The following are some of the longest and largest swords in the history of the world

Each has its own unique characteristics, but the eight swords discussed also share some interesting similarities in their construction and purpose

The miaodao sword is one of the many great swords in Chinese history

student, CC0, via Wikimedia Commons

“Miaodao” is commonly used to refer to various great swords in Chinese history

The miaodao sword itself is a modern sword dating from the Republican era (1912-1949)

It averages about 12 meters or 47 inches long

Although this sword is not commonly used in Chinese martial arts today, it was wielded by soldiers during the Second Sino-Japanese War in the 1930s and 1940s

The modern miaodao is part of a long history of great swords in China

This variation was used during the Tang Dynasty and measured 213 centimeters or 7 feet long

This blade was mainly used between 1129 and 1141 as a weapon against cavalry

The length of the blade made it ideal for cutting down an enemy’s horses

林義親, Public Domain, via Wikimedia Commons

The Japanese ōdachi or nodachi was used by samurai during the Kamakura period (1185-1333)

This sword was truly fantastic weighing between 22 and 145 kilograms and measuring between 906 and 337 centimeters

Historians aren’t entirely sure how a weapon of this size would have been carried onto the battlefield

The ōdachi was less common than the famous katana, but proved useful for knocking down enemy horses

In this way, ōdachi can be compared to the Chinese changdao and zhanmadao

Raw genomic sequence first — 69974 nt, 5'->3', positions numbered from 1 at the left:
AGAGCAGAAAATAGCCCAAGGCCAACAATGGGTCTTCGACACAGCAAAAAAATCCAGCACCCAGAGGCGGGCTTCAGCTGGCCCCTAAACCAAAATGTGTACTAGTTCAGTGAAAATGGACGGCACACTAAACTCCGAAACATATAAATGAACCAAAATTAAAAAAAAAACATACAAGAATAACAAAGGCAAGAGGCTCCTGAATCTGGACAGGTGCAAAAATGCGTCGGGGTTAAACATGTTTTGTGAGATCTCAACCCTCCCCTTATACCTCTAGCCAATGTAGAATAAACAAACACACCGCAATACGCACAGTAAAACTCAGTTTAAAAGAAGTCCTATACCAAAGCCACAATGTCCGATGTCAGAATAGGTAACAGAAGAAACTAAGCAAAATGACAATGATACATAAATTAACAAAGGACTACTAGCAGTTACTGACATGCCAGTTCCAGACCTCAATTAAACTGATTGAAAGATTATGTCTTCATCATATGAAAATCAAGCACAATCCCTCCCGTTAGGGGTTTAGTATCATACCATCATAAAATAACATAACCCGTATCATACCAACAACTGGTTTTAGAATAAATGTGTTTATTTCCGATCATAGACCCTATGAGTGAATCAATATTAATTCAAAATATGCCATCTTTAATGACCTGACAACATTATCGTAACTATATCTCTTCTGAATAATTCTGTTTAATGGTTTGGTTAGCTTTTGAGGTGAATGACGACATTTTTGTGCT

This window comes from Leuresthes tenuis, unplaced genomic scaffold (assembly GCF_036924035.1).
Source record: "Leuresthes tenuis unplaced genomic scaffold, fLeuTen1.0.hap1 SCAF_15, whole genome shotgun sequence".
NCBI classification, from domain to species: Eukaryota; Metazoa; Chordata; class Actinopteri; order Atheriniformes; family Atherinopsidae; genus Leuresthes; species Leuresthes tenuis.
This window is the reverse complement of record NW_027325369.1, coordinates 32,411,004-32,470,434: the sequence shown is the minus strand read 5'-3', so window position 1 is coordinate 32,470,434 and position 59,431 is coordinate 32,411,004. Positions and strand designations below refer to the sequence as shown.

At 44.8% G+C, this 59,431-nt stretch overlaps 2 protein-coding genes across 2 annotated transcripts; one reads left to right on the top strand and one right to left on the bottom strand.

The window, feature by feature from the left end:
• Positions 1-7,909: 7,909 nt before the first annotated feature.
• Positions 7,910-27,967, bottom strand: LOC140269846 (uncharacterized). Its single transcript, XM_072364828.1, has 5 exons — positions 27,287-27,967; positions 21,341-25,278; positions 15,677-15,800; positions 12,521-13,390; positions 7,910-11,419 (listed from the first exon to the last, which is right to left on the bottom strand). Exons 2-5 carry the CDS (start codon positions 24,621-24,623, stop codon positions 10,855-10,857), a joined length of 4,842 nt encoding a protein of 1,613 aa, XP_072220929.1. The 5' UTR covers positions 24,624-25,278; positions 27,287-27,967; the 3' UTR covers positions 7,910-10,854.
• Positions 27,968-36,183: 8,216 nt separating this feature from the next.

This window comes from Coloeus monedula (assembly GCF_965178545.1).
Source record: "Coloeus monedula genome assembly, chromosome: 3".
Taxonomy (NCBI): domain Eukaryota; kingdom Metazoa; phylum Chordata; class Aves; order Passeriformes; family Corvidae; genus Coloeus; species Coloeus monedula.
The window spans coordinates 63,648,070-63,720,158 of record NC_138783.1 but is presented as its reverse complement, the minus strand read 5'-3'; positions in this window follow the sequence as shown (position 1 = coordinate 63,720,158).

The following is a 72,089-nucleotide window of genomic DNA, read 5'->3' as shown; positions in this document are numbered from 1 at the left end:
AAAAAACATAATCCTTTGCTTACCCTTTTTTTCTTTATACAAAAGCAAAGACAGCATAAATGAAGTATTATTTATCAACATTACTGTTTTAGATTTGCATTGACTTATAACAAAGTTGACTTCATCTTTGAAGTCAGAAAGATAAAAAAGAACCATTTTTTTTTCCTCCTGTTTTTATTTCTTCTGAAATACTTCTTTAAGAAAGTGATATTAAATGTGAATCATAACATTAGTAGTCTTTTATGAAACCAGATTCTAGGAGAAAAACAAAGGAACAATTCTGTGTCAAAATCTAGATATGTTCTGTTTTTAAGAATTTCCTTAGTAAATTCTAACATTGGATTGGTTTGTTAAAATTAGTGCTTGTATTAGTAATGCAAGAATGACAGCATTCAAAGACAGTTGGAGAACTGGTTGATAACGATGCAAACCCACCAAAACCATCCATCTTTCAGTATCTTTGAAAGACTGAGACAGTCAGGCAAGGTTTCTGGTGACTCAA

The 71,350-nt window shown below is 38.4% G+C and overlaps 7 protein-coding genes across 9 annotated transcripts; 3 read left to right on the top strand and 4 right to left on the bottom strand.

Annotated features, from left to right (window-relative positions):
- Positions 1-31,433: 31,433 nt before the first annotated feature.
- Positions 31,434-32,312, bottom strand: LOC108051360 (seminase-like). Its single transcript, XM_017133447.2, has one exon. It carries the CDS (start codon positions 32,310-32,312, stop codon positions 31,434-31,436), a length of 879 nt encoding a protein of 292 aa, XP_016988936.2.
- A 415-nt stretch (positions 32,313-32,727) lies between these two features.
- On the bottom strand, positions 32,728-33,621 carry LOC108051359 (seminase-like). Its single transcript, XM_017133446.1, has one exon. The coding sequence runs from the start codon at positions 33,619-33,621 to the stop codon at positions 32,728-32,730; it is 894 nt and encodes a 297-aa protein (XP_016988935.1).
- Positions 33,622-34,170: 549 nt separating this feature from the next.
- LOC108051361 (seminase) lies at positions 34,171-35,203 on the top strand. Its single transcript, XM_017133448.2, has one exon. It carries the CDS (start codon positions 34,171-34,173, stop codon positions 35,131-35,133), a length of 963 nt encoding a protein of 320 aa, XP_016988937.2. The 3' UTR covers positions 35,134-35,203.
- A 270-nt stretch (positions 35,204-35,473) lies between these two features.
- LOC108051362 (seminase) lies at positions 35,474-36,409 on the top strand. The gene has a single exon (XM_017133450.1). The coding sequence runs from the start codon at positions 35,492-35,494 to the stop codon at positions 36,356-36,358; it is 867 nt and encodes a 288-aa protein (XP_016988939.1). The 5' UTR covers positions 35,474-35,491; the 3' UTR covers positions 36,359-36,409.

Because of its size, the ōdachi sword was best used for the downward attacking maneuvers of samurai foot soldiers

In addition to being a deadly weapon, medieval Japanese also offered the ōdachi to the kami, or gods, at Shinto shrines

The Norimitsu is the largest ōdachi in existence

It was created in 1446 and measures 376 centimeters or 12 feet long!

3) Oakeshott Type XIIa

3) Oakeshott Type XIIa

Simocarina, CC BY-SA 40, via Wikimedia Commons

Simocarina, CC BY-SA 40, via Wikimedia Commons

While medieval swords are sometimes called longswords, some particular variations were in fact longer than the rest

The scholar Ewart Oakeshott organized medieval swords into several categories, and one of the largest is Type XIIa

In the Middle Ages, the Type XIIa sword was called a “great sword” or “war sword” Soldiers used this type in the 13th and 14th centuries, with some swords appearing before or after this rank

Type XIIa was a larger version of the typical knight’s sword of the time

It featured a two-handed grip and a flat, broad, evenly sharpened blade

4) Oakeshott Type XIIIa

4) Oakeshott Type XIIIa

Dbachmann at enwikipedia, Public domain, via Wikimedia Commons

Another singularly large sword of the Middle Ages was Oakeshott’s Type XIIIa This variation of the knight’s sword reached its peak use in the 13th and 14th centuries

Artwork from the time suggests that knights used the sword as early as the 12th century and as late as the 15th

Type XIIIa is similar to Type XIIa but has even larger proportions

The grip of this variation alone could measure 65 to 10 inches